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staff. Physical therapists will gather registration information from the patient and then facsimile this information to a registrar at the hospital for approval. The physical therapists will have to assume the role of registrar in addition to performing their current duties. This new registration process, using therapists instead of staff, while more convenient for patients, will further reduce therapist’s capacity. Furthermore, by not operating at full capacity, the physical therapy department is losing approximately $189,574 in patient revenue. Capturing this additional revenue would almost double the revenue generated by the department. Based on the 2004 budget, the physical therapy department will be operating at 61% capacity. This is a 4% increase from 2003. This relocation is costing SEGC approximately $60,000 and is the department is gaining nearly 400 addition square feet of space. Furthermore, the new space is far more efficient for providing services. With this in mind, the physical therapy department should be capable of increase capacity by more than 4% in the first year. This can be achieved many ways. One way to increase capacity is to make the registration process more efficient. As previously mentioned, the hospital will need to consider hiring a registrar for the physical therapy department. If this is not possible, registration should take place at the hospital. Although this method will not be convenient for patients, it will allow therapists to provide services in the most efficient manner possible. Capacity can also be reached without increasing the number of patients. If the average units of service generated by each patient increases, it will be easier for the physical therapy department to operate at capacity. This would occur if the patients being treated required more services to treat their illness. Another way to reach capacity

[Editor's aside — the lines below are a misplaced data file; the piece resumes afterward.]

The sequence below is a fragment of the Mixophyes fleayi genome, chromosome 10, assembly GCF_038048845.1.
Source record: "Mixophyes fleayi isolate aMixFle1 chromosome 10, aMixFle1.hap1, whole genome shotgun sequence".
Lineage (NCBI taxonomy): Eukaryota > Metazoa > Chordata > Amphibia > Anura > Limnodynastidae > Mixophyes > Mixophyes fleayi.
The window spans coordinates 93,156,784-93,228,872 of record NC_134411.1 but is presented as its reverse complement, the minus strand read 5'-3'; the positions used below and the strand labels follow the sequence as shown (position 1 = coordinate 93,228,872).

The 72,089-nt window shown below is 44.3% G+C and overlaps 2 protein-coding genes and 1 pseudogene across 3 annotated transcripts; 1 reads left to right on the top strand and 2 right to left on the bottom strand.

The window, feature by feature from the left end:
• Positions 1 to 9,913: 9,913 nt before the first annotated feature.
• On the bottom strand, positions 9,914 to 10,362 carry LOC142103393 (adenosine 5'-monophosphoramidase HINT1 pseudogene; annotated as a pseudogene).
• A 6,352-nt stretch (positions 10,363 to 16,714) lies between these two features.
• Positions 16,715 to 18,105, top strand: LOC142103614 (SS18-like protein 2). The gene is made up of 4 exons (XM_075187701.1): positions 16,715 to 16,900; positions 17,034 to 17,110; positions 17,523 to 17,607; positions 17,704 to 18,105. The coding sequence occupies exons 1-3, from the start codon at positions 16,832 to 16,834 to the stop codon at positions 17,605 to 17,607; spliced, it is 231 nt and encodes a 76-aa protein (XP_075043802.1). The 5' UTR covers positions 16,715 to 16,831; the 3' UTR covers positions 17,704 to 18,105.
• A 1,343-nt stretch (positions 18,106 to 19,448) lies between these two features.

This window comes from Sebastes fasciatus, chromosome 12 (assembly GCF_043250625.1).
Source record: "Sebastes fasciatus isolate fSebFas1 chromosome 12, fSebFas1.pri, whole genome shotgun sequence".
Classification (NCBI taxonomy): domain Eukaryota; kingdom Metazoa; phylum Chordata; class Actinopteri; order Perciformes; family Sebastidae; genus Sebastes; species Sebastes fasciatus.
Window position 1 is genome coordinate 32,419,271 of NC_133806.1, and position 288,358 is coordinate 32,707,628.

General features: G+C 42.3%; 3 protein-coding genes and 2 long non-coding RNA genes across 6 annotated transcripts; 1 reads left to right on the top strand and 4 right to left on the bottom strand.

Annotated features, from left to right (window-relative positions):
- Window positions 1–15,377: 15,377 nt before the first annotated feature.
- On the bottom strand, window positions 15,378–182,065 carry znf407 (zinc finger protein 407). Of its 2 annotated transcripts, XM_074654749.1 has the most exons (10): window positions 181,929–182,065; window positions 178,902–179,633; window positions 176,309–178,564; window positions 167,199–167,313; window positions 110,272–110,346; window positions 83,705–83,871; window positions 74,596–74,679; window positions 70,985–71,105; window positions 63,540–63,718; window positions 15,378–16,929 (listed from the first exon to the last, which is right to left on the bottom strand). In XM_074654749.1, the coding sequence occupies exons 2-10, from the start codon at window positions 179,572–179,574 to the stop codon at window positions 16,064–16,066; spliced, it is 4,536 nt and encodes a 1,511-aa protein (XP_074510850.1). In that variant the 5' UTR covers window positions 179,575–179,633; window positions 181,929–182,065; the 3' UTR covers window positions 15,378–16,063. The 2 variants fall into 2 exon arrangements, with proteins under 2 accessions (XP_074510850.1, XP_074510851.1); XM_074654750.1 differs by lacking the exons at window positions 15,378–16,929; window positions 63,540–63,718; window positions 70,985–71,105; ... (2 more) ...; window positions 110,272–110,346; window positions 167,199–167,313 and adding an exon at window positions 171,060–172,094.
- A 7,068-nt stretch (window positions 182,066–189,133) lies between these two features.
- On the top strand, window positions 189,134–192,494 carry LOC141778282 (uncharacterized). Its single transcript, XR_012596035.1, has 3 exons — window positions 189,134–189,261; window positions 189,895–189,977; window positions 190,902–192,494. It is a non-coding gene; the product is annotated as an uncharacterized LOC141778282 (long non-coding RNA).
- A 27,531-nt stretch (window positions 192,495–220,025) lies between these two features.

Physical Therapy Breakeven Analysis without treating more patients is if the average revenue per unit of service increased. If payers began to reimburse larger amounts for each service provided, the department could reach its revenue capacity. In order to achieve higher charge capture, the administration would have to renegotiate their contracts with the payers. Capacity can also be increased if the entire treatment process was evaluated for efficiency. As previously mentioned, therapists need to set up the new facility in manner that allows them to treat patients efficiently.